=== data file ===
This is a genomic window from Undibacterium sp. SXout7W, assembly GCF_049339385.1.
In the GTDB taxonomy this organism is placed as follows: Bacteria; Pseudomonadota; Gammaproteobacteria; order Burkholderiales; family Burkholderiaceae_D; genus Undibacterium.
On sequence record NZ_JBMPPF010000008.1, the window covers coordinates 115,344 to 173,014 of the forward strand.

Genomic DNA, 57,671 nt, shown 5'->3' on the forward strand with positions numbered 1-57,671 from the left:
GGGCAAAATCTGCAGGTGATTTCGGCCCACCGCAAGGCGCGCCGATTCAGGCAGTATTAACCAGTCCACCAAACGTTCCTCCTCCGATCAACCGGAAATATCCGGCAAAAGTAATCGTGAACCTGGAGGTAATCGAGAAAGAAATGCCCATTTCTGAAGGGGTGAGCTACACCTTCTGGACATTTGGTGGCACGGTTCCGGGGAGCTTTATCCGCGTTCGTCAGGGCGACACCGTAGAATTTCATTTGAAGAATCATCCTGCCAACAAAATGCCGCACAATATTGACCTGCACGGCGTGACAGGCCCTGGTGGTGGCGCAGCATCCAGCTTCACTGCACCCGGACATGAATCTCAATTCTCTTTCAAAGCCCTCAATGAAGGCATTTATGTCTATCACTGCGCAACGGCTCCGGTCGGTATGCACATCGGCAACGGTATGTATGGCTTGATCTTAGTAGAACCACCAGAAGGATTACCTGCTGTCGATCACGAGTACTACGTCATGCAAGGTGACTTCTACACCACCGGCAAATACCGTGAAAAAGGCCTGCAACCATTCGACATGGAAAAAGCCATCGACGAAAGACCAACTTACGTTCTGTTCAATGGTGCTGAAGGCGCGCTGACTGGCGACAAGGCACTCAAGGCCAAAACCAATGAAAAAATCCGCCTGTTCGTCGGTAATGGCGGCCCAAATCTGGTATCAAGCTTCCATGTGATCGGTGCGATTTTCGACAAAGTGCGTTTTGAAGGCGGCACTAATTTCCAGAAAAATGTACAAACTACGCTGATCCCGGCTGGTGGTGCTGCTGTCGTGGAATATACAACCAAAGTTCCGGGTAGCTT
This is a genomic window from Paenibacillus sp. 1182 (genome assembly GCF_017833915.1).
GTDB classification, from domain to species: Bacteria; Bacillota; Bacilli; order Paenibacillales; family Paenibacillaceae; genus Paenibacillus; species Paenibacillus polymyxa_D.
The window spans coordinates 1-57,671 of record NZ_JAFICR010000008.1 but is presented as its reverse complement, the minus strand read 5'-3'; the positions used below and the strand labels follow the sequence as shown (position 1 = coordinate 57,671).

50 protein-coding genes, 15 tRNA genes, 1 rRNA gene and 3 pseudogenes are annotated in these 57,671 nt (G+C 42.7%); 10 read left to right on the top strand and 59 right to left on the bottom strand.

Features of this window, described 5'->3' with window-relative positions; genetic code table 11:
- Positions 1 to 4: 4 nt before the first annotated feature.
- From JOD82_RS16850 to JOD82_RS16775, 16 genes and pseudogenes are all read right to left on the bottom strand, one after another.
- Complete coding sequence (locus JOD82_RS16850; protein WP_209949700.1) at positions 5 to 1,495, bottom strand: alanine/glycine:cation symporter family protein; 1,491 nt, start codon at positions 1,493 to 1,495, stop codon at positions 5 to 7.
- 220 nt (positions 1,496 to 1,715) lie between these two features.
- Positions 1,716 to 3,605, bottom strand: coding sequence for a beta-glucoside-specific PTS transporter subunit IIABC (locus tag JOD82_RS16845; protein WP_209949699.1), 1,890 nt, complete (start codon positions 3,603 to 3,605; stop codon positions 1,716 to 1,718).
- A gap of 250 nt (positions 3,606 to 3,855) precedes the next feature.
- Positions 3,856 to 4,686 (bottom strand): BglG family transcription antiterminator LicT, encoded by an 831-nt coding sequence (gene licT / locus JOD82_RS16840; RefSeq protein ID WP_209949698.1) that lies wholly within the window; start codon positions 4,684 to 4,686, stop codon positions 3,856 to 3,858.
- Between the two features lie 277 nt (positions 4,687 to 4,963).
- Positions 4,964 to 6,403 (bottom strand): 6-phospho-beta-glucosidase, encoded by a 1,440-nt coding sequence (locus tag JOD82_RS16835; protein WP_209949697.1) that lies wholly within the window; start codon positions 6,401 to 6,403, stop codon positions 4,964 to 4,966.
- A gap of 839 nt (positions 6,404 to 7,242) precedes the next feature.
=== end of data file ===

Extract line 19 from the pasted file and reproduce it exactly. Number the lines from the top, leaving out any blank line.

- Positions 4,964 to 6,403 (bottom strand): 6-phospho-beta-glucosidase, encoded by a 1,440-nt coding sequence (locus tag JOD82_RS16835; protein WP_209949697.1) that lies wholly within the window; start codon positions 6,401 to 6,403, stop codon positions 4,964 to 4,966.